How endless looping of packets in a TCP/IP network might occur?
Router is a device used to interconnect two or more computer networks and routing is the process of properly, forwarding traffic between related computer networks. Endless looping of packets in the TCP/IP network will occur due to mistakes made in the routing process. This situation is called a routing loop and it’s discussed below.
Introduction to Routing Loops
Routing loops is a problem mainly associated with “distance vector routing protocol” which is one of three main types of routing protocols, namely “distance vector routing protocol”, “link state routing protocol” and “hybrid routing protocol”.
We’ll get back in to the subject with a brief introduction to “distance vector routing protocol”. A router maintains a table called “routing table” which consists of routes to various nodes on a network. These nodes could be any kind of compatible electronic device such as computers or other routers. There could be number of routes to access a given node from a location. However a routing algorithm is responsible for selecting the best path to access a node. In “distance vector routing protocol” this is calculated based on the distance to a remote network. Number of routers to a remote network from a router is called the number of hops to the remote location. Route with least number of hops is considered as the best route.
In “distance vector routing protocol”, entire routing table is passed to adjacent neighbor routers. The receiving router compares the received routing table with its routing table. If there is any update about a better route to a node, router updates its routing table with related record. The receiving router do not try to verity the route, instead it will believe that received information is 100% correct. Because of that, this method is also called “routing by rumors”. There are number of problems associated with this routing algorithm such as “pinhole congestion” and “routing loop”. As this discussion is about “routing loops”, we’ll leave pinhole congestion to self learners and start discussion routing loops.
Routing loop occurs when a data packet is routed through the same route again an again in an endless circle. Routing loops will end up causing serious problems including, increasing CPU processing, increasing link bandwidth and even completely disabling the network. We’ll discuss about such situations with examples in this discussion.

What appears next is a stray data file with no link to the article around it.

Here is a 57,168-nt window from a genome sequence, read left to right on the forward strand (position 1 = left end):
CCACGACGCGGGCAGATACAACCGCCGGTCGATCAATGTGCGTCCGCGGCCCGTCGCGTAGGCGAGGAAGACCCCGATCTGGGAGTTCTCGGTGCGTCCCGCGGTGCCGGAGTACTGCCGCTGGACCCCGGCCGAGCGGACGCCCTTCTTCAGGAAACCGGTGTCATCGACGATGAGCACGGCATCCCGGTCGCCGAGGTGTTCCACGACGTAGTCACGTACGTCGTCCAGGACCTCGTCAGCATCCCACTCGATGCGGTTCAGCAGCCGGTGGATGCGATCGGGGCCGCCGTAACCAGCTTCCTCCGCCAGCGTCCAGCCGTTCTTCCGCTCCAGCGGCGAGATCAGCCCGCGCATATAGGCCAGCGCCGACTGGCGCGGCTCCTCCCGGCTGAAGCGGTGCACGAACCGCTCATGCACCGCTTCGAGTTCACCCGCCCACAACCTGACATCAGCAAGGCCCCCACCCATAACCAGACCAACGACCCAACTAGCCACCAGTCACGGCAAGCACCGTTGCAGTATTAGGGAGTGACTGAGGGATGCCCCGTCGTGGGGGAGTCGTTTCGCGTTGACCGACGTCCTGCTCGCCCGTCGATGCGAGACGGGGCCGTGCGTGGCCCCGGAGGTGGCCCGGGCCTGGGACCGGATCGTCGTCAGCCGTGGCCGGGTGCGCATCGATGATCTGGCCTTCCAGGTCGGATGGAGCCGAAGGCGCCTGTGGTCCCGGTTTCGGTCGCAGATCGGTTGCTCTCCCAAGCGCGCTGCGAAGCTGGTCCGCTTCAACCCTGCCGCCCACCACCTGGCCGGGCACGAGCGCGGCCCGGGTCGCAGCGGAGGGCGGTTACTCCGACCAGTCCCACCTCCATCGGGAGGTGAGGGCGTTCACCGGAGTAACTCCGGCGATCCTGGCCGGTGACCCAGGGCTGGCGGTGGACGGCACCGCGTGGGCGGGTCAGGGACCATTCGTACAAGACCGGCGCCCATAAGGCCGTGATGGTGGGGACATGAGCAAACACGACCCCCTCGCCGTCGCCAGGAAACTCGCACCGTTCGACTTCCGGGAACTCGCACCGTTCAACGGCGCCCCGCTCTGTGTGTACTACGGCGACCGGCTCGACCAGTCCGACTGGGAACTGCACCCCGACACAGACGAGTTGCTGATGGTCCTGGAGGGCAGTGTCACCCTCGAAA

However, there are number of reasons that might result in routing loops. Two major reasons are slow convergence of distance vector routing protocol and, misconfigured or compromised routing tables. So what is “convergence”? As we discussed before, routers send updates to each other when change of a network is detected. Network is considered as “converged” once all the routers on a network are updated with the changes. Distance vector routing protocol is well know for its slow convergence, which means that this protocol takes longer to update a change all over the network. So that, in particular time some routers will contain updated information, while some routers contain previous details, leading to problems like routing loops.
Example Scenario 1
Diagram shows our sample network containing three routers used to connect four networks together. Minimized routing table of each router is shown in the diagram. Networks column lists all the accessible networks and interface column mentions the interface which is used to access each network. Metric field is used to mention the length of the route or the number of hops between the router and the network. This network is a converged and it’s the default state of the network.
Now, we’ll remove the “Network 4” from the network and see what might cause a routing loop.
“Network 4” is down. “Router C” updates its routing table as shown. However because of the slow convergence of distance vector routing protocol, “Router B” is still unaware of the unavailability of the network. In that case, Router B’s routing tables still says “Network 4” is accessible through interface S1 and it is 1 hop away from the “Router B”. As mentioned before, routers send routing tables to neighboring routers.
Imaging “Router B” sends an update message to “Router C” in this occasion.